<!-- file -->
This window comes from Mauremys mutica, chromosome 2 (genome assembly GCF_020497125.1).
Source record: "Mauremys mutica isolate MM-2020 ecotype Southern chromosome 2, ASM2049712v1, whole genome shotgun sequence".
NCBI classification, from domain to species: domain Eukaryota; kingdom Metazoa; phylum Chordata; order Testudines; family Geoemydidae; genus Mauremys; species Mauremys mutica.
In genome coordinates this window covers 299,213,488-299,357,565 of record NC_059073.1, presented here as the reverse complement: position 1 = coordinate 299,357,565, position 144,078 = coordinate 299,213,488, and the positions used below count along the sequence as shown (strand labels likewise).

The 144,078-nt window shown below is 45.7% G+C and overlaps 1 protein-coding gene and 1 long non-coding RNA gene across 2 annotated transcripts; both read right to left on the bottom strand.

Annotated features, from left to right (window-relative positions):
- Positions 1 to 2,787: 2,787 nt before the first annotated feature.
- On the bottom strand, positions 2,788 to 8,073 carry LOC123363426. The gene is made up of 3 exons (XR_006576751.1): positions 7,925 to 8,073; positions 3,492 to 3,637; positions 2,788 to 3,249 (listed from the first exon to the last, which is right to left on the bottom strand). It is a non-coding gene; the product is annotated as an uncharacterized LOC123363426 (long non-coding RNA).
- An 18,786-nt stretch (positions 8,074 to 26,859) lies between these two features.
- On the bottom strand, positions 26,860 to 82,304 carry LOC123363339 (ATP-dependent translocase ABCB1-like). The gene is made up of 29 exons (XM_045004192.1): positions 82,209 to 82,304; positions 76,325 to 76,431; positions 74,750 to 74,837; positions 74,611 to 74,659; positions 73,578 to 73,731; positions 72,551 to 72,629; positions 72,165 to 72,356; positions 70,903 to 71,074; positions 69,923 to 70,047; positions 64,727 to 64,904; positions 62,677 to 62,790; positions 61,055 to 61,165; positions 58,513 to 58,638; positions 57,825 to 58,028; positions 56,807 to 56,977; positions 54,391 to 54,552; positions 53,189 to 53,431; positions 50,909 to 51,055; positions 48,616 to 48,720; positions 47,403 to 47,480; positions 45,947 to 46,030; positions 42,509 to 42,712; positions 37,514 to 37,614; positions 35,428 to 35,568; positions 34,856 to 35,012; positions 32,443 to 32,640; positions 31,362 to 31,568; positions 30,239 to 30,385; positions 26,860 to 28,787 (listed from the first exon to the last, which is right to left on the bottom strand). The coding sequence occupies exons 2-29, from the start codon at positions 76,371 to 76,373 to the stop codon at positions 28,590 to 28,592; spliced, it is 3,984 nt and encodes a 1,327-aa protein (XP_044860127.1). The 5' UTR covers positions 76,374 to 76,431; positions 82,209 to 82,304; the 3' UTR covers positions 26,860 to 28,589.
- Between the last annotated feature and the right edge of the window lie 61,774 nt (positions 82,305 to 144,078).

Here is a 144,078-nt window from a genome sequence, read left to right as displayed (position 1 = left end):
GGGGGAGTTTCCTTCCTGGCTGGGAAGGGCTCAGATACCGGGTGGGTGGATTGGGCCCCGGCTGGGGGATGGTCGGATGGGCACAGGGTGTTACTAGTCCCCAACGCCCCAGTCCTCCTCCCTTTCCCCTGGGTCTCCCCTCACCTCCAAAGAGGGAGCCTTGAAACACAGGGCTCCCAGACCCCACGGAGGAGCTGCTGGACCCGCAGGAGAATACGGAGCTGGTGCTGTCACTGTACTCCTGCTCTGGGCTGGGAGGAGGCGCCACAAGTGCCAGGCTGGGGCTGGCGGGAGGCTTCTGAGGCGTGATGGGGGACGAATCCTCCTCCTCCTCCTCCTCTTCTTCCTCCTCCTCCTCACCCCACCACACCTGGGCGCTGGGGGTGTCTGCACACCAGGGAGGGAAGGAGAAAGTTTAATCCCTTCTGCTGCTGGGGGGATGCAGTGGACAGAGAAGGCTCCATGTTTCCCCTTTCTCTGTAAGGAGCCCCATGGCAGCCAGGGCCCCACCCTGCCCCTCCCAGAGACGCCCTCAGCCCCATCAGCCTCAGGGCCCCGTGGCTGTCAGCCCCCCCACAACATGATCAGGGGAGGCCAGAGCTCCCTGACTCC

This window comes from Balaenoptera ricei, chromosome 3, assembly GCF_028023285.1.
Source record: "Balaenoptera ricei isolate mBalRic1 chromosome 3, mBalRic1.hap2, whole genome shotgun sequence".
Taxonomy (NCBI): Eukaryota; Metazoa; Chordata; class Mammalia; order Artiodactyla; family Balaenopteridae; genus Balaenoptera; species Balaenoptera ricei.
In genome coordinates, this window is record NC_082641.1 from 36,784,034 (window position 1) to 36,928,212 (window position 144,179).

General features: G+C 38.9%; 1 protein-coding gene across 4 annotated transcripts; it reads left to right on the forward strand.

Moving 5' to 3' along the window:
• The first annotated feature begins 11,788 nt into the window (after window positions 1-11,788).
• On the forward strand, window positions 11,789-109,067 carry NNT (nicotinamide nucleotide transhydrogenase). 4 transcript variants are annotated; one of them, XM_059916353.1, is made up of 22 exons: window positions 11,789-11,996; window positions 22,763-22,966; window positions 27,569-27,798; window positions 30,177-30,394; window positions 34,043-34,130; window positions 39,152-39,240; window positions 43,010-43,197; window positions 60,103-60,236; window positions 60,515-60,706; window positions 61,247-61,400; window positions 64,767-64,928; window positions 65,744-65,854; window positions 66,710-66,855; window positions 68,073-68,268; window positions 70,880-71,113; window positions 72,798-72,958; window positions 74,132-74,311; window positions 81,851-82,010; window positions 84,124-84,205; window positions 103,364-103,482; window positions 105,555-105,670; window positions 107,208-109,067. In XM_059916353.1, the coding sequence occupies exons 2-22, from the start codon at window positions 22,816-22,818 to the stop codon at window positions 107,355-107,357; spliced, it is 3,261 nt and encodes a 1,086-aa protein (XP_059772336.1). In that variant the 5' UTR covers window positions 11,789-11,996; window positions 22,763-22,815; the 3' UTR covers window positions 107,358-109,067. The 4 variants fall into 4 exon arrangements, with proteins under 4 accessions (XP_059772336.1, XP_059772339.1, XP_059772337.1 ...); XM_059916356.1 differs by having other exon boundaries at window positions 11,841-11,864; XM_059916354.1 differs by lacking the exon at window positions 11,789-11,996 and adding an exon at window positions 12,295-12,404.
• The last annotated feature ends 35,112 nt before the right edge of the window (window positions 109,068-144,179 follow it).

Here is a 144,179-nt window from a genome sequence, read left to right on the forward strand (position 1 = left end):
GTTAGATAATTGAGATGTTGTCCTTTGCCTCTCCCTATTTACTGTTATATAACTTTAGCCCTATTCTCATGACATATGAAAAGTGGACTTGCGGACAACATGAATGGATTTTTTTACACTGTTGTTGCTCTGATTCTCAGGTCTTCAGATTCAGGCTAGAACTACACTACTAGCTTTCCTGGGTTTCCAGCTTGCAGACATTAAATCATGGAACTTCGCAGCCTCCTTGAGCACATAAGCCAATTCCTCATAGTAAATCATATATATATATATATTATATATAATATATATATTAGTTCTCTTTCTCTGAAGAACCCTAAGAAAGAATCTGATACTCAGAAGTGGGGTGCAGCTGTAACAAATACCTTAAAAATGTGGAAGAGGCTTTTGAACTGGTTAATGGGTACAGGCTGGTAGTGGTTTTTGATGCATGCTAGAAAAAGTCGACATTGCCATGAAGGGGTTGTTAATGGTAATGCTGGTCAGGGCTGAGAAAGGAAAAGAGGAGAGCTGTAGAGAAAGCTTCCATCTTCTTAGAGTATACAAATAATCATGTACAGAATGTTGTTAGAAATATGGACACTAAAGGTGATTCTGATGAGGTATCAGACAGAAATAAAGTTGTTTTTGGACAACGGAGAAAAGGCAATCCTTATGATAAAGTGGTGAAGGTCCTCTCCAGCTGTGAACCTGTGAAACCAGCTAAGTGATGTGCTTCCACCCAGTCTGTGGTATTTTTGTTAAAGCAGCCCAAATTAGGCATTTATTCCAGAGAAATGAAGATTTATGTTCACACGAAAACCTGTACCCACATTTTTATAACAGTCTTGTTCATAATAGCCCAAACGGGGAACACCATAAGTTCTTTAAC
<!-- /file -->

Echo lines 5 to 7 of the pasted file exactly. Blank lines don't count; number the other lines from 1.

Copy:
The 144,078-nt window shown below is 45.7% G+C and overlaps 1 protein-coding gene and 1 long non-coding RNA gene across 2 annotated transcripts; both read right to left on the bottom strand.

Annotated features, from left to right (window-relative positions):
- Positions 1 to 2,787: 2,787 nt before the first annotated feature.